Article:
|Gruppo del Sassolungo da Passo Sella (Photo credit: Wikipedia)|
By Tony Maniscalco
Introducing the Dolomites
The Dolomites, an area rightly popular for walking holidays in Italy's north-east province of Belluno, is named after a French scientist called Dolomieu. It was Dolomieu who first studied the local limestone rock that forms the distinctive scenery you'll find in this region of Italy. Hiking between these limestone giants you'll find Eden-like, green valleys, lined with rolling meadows and wild, alpine flowers. But it will be the dramatic triangular peaks that make you appreciate the awesome power of the glaciers that shaped these mountains.
Top of the World
Marmolada, the highest of the Dolomite Mountains, makes for a dramatic view from the trails that pass nearby. It is so high that it has a glacier inset in its northern face. Indeed, all of the twenty major peaks in the Dolomite range reach higher than 3000 metres, making them all more than twice the size of the UK's Ben Nevis or Scafell Pike. These mountains play host to base jumpers and to skiing in the winter. In the first week in July, there's a single-day bicycle road-race the called the "Maratona dles Dolomites," which covers seven mountain passes of the Dolomites. But it's the rewarding walking in Italy that makes the Dolomites so well-known.
A Little Help
Because of their altitude, even in the middle of summer a flurry of snow is not unusual on higher trails. But this should not stop the average walker. Some of the loose scree slopes can be hazardous, but luckily the dolomite limestone provides many natural paths and passes suitable for walking. Italy has generously provided facilities such as the mountain huts to make hikers more comfortable, too. The huts, which are called "Rifugi" are usually basic, but make up for it with the view they make possible when you rise in the morning. Often they are situated on a trail between 2000 and 2800 metres and allow longer walking holidays in Italy to spread over several days, joining several routes and trails together.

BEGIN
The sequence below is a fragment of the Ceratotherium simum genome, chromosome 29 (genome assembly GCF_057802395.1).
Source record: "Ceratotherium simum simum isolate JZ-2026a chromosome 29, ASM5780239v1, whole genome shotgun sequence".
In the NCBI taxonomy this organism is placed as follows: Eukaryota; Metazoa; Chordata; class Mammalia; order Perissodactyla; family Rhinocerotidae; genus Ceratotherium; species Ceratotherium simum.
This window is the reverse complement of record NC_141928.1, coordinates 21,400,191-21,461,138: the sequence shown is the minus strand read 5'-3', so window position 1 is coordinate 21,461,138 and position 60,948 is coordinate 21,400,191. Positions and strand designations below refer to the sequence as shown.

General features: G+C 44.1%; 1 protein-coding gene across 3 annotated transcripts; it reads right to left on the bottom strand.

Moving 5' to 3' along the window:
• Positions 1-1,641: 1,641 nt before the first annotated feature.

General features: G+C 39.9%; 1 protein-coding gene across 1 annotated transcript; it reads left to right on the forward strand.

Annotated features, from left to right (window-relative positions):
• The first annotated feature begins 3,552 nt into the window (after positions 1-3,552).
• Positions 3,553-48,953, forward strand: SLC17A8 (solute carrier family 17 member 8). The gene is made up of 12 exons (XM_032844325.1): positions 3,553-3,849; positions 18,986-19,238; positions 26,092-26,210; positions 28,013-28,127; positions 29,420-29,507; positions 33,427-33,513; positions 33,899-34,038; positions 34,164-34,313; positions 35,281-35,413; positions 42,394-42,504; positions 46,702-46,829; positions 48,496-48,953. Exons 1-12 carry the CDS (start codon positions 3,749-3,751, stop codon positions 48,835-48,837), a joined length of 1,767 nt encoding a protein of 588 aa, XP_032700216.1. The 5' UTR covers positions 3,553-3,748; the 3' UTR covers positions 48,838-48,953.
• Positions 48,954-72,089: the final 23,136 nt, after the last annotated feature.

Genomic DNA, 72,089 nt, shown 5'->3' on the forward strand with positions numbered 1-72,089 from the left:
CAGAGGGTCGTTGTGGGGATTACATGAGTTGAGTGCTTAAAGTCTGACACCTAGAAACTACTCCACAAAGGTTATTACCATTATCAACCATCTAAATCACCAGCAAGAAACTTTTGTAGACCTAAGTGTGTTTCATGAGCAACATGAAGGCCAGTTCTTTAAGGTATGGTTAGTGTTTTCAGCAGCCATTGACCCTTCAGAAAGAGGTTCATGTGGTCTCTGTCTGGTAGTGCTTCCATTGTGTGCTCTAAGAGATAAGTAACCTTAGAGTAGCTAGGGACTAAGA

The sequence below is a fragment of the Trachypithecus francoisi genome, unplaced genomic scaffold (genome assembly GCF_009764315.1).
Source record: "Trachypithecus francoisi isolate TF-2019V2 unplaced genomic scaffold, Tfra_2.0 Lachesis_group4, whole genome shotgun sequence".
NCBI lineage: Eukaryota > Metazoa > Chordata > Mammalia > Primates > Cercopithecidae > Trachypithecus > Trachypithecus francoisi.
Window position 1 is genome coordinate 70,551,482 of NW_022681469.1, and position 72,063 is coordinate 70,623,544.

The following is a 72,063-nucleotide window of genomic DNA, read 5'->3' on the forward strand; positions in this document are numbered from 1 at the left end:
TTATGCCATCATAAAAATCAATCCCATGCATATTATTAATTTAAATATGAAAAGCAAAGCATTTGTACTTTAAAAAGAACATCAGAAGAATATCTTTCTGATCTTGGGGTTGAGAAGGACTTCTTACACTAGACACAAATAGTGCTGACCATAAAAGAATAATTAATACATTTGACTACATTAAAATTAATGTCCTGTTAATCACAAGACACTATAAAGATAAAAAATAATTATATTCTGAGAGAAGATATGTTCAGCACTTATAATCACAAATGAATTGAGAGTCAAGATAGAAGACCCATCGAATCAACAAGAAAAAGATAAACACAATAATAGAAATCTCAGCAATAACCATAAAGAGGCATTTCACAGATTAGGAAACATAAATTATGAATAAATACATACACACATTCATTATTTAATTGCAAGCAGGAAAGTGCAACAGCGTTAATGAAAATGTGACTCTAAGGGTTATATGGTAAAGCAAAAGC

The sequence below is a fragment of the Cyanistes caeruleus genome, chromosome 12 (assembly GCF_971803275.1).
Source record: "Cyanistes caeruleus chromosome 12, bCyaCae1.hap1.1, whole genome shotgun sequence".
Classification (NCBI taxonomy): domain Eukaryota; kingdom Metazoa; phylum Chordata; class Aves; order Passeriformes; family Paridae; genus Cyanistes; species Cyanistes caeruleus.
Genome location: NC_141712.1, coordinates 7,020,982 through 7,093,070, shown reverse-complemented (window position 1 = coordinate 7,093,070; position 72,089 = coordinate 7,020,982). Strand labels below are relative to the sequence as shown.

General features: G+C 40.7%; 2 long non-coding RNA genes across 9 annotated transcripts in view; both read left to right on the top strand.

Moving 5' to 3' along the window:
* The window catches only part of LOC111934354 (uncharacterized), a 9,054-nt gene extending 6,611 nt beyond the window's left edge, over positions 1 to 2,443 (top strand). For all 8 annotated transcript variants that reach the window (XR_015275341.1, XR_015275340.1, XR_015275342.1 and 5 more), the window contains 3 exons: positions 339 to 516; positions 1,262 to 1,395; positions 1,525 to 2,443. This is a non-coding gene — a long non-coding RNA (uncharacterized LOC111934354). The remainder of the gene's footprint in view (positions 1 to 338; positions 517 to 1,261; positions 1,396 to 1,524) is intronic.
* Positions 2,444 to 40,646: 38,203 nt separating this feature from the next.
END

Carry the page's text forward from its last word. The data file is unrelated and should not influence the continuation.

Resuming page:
Further assistance to the enthusiastic hiker comes in the form of the Via Ferrata. These veritable stairways to heaven allow access for people on walking holidays in Italy to routes that would otherwise be unreachable without climbing skills. They are named after the Italian for "iron road" because they are metal additions fixed to a mountain, such as ladders, cables and bridges. Although they are designed for everyone to use, some of the climbs are not for the faint-hearted, so check the details of your planned walk in Italy to see what you have in store.
Whichever route and difficulty of hike you choose, I'm sure that when you walk Italy's Dolomite Mountains, you'll find it a magical and memorable experience.
Tony Maniscalco is the Sales and Marketing Manager for Ramblers Worldwide Holidays, a long-established and highly respected company. They have expertise in more than 70 different countries, offering over 250 holidays, including many related to [http://www.ramblersholidays.co.uk/Holiday_Search.aspx?Search=2&utm_campaign=MAP_Italy&utm_source=ramblers&utm_medium=web]walking in Italy, making them a superb choice for the discerning traveller.
Article Source:  Walking in Italy's Dolomite Region